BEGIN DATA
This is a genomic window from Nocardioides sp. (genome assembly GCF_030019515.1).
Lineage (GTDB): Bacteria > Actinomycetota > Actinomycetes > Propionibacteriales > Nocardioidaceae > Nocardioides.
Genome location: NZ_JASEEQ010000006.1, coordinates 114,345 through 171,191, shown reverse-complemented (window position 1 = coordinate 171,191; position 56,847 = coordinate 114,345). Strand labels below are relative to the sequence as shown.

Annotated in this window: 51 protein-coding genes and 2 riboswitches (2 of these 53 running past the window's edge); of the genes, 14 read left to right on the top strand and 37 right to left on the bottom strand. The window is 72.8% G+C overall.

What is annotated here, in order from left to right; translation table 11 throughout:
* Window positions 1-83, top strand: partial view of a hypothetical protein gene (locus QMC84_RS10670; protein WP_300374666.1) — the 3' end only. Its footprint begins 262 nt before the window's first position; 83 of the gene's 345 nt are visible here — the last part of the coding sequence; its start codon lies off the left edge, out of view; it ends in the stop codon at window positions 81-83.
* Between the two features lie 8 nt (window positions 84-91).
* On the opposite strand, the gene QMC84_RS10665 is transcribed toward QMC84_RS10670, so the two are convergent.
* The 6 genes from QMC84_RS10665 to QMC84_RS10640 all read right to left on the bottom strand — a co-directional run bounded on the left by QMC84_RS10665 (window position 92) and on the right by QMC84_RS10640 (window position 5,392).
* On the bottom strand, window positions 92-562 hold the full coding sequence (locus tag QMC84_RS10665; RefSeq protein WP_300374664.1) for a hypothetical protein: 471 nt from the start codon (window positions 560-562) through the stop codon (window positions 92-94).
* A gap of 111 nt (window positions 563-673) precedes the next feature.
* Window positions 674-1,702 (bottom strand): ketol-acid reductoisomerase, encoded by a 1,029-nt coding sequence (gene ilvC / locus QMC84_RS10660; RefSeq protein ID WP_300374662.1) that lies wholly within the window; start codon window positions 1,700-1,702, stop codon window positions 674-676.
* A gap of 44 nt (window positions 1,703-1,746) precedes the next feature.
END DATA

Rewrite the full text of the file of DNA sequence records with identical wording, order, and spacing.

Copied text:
This is a genomic window from Nocardioides sp. (genome assembly GCF_030019515.1).
Lineage (GTDB): Bacteria > Actinomycetota > Actinomycetes > Propionibacteriales > Nocardioidaceae > Nocardioides.
Genome location: NZ_JASEEQ010000006.1, coordinates 114,345 through 171,191, shown reverse-complemented (window position 1 = coordinate 171,191; position 56,847 = coordinate 114,345). Strand labels below are relative to the sequence as shown.

Annotated in this window: 51 protein-coding genes and 2 riboswitches (2 of these 53 running past the window's edge); of the genes, 14 read left to right on the top strand and 37 right to left on the bottom strand. The window is 72.8% G+C overall.

What is annotated here, in order from left to right; translation table 11 throughout:
* Window positions 1-83, top strand: partial view of a hypothetical protein gene (locus QMC84_RS10670; protein WP_300374666.1) — the 3' end only. Its footprint begins 262 nt before the window's first position; 83 of the gene's 345 nt are visible here — the last part of the coding sequence; its start codon lies off the left edge, out of view; it ends in the stop codon at window positions 81-83.
* Between the two features lie 8 nt (window positions 84-91).
* On the opposite strand, the gene QMC84_RS10665 is transcribed toward QMC84_RS10670, so the two are convergent.
* The 6 genes from QMC84_RS10665 to QMC84_RS10640 all read right to left on the bottom strand — a co-directional run bounded on the left by QMC84_RS10665 (window position 92) and on the right by QMC84_RS10640 (window position 5,392).
* On the bottom strand, window positions 92-562 hold the full coding sequence (locus tag QMC84_RS10665; RefSeq protein WP_300374664.1) for a hypothetical protein: 471 nt from the start codon (window positions 560-562) through the stop codon (window positions 92-94).
* A gap of 111 nt (window positions 563-673) precedes the next feature.
* Window positions 674-1,702 (bottom strand): ketol-acid reductoisomerase, encoded by a 1,029-nt coding sequence (gene ilvC / locus QMC84_RS10660; RefSeq protein ID WP_300374662.1) that lies wholly within the window; start codon window positions 1,700-1,702, stop codon window positions 674-676.
* A gap of 44 nt (window positions 1,703-1,746) precedes the next feature.